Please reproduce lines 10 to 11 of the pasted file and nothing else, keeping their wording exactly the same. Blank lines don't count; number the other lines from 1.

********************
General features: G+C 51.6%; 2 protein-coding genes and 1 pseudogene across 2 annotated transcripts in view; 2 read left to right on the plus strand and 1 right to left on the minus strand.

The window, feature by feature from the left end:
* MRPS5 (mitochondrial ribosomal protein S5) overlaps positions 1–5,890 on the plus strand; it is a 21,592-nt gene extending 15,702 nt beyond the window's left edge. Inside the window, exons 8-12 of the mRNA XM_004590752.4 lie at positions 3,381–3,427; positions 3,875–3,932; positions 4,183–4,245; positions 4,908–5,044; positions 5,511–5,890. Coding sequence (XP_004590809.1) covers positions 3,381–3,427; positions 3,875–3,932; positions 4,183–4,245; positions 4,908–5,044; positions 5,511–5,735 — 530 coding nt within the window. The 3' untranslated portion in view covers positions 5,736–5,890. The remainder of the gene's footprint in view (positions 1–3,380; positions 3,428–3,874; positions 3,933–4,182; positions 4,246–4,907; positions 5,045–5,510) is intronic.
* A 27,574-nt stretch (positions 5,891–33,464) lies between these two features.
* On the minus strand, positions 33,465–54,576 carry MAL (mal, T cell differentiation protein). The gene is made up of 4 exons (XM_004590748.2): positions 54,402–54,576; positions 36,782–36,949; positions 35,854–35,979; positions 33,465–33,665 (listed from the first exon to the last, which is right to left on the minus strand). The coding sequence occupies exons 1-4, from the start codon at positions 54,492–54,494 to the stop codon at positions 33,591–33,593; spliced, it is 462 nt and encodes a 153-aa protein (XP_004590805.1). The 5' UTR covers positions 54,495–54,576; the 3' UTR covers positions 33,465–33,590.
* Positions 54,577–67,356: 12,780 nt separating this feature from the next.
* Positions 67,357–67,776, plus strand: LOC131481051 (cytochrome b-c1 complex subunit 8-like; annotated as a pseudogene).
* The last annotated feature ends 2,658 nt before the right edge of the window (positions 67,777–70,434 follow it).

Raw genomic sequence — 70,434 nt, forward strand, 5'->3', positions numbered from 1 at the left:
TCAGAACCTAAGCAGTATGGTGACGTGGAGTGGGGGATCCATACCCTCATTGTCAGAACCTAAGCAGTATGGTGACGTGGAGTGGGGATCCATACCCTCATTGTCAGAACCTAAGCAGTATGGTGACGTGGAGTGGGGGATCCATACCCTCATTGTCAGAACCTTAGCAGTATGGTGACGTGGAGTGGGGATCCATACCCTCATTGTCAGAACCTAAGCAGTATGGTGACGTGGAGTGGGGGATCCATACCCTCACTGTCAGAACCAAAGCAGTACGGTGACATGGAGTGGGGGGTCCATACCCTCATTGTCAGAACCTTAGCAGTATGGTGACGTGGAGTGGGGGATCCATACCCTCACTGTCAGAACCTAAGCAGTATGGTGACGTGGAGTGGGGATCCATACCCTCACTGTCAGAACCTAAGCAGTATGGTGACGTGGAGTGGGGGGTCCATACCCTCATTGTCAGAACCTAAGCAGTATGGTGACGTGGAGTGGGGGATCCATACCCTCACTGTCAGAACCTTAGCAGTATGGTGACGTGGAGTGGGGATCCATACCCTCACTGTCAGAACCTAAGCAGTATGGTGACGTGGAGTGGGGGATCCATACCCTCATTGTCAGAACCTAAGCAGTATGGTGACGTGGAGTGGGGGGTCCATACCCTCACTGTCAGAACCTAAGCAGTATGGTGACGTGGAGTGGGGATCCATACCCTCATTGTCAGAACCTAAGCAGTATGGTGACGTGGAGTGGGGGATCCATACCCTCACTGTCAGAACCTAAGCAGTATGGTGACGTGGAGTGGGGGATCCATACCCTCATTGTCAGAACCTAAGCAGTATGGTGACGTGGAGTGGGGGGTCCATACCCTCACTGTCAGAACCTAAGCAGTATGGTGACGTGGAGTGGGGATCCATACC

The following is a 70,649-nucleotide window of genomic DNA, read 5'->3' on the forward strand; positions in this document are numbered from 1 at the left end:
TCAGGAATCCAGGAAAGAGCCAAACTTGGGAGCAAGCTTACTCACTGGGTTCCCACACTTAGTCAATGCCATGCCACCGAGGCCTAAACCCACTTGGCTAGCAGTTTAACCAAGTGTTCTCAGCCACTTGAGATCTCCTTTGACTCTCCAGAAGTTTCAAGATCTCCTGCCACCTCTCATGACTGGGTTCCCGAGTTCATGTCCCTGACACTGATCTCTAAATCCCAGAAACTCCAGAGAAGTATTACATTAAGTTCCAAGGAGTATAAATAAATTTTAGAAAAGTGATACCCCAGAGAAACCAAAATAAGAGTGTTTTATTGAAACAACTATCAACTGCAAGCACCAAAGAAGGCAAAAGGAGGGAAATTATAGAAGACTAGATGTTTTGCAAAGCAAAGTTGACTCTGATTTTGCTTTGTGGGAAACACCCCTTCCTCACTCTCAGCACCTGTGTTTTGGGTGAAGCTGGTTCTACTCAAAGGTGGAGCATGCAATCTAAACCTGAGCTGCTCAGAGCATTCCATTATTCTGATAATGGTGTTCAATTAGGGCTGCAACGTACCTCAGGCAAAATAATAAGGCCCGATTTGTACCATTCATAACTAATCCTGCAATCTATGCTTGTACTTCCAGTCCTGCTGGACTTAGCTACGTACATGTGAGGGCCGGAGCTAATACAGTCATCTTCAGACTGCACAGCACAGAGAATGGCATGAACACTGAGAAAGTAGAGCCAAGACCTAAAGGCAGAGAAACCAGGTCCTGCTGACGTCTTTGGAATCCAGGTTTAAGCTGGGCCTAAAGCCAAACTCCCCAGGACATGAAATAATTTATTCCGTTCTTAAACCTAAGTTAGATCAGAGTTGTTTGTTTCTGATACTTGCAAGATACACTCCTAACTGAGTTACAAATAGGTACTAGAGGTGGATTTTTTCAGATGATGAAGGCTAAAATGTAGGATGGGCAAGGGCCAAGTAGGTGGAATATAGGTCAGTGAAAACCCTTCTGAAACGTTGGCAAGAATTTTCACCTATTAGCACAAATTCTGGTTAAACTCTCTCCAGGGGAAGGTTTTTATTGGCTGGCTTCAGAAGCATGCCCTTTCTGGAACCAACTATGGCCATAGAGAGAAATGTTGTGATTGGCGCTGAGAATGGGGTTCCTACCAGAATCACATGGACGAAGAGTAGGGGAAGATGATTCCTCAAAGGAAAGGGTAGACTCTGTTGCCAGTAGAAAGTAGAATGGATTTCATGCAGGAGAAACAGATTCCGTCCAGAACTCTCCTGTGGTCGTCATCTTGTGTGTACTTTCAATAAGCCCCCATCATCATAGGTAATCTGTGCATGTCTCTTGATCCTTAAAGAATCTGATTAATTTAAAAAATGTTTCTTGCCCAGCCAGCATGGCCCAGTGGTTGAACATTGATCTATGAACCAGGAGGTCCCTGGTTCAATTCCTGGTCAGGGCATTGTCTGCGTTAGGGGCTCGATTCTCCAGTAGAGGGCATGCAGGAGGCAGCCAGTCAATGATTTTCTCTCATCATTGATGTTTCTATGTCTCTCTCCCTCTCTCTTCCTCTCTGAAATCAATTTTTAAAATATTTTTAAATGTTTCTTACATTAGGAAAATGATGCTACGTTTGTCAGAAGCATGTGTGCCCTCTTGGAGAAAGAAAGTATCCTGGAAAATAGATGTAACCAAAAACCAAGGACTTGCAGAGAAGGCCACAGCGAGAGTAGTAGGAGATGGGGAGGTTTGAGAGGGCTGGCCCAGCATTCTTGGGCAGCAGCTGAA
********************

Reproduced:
TCAGAACCTAAGCAGTATGGTGACGTGGAGTGGGGGATCCATACCCTCATTGTCAGAACCTAAGCAGTATGGTGACGTGGAGTGGGGATCCATACCCTCATTGTCAGAACCTAAGCAGTATGGTGACGTGGAGTGGGGGATCCATACCCTCATTGTCAGAACCTTAGCAGTATGGTGACGTGGAGTGGGGATCCATACCCTCATTGTCAGAACCTAAGCAGTATGGTGACGTGGAGTGGGGGATCCATACCCTCACTGTCAGAACCAAAGCAGTACGGTGACATGGAGTGGGGGGTCCATACCCTCATTGTCAGAACCTTAGCAGTATGGTGACGTGGAGTGGGGGATCCATACCCTCACTGTCAGAACCTAAGCAGTATGGTGACGTGGAGTGGGGATCCATACCCTCACTGTCAGAACCTAAGCAGTATGGTGACGTGGAGTGGGGGGTCCATACCCTCATTGTCAGAACCTAAGCAGTATGGTGACGTGGAGTGGGGGATCCATACCCTCACTGTCAGAACCTTAGCAGTATGGTGACGTGGAGTGGGGATCCATACCCTCACTGTCAGAACCTAAGCAGTATGGTGACGTGGAGTGGGGGATCCATACCCTCATTGTCAGAACCTAAGCAGTATGGTGACGTGGAGTGGGGGGTCCATACCCTCACTGTCAGAACCTAAGCAGTATGGTGACGTGGAGTGGGGATCCATACCCTCATTGTCAGAACCTAAGCAGTATGGTGACGTGGAGTGGGGGATCCATACCCTCACTGTCAGAACCTAAGCAGTATGGTGACGTGGAGTGGGGGATCCATACCCTCATTGTCAGAACCTAAGCAGTATGGTGACGTGGAGTGGGGGGTCCATACCCTCACTGTCAGAACCTAAGCAGTATGGTGACGTGGAGTGGGGATCCATACC

The following is a 70,649-nucleotide window of genomic DNA, read 5'->3' on the forward strand; positions in this document are numbered from 1 at the left end: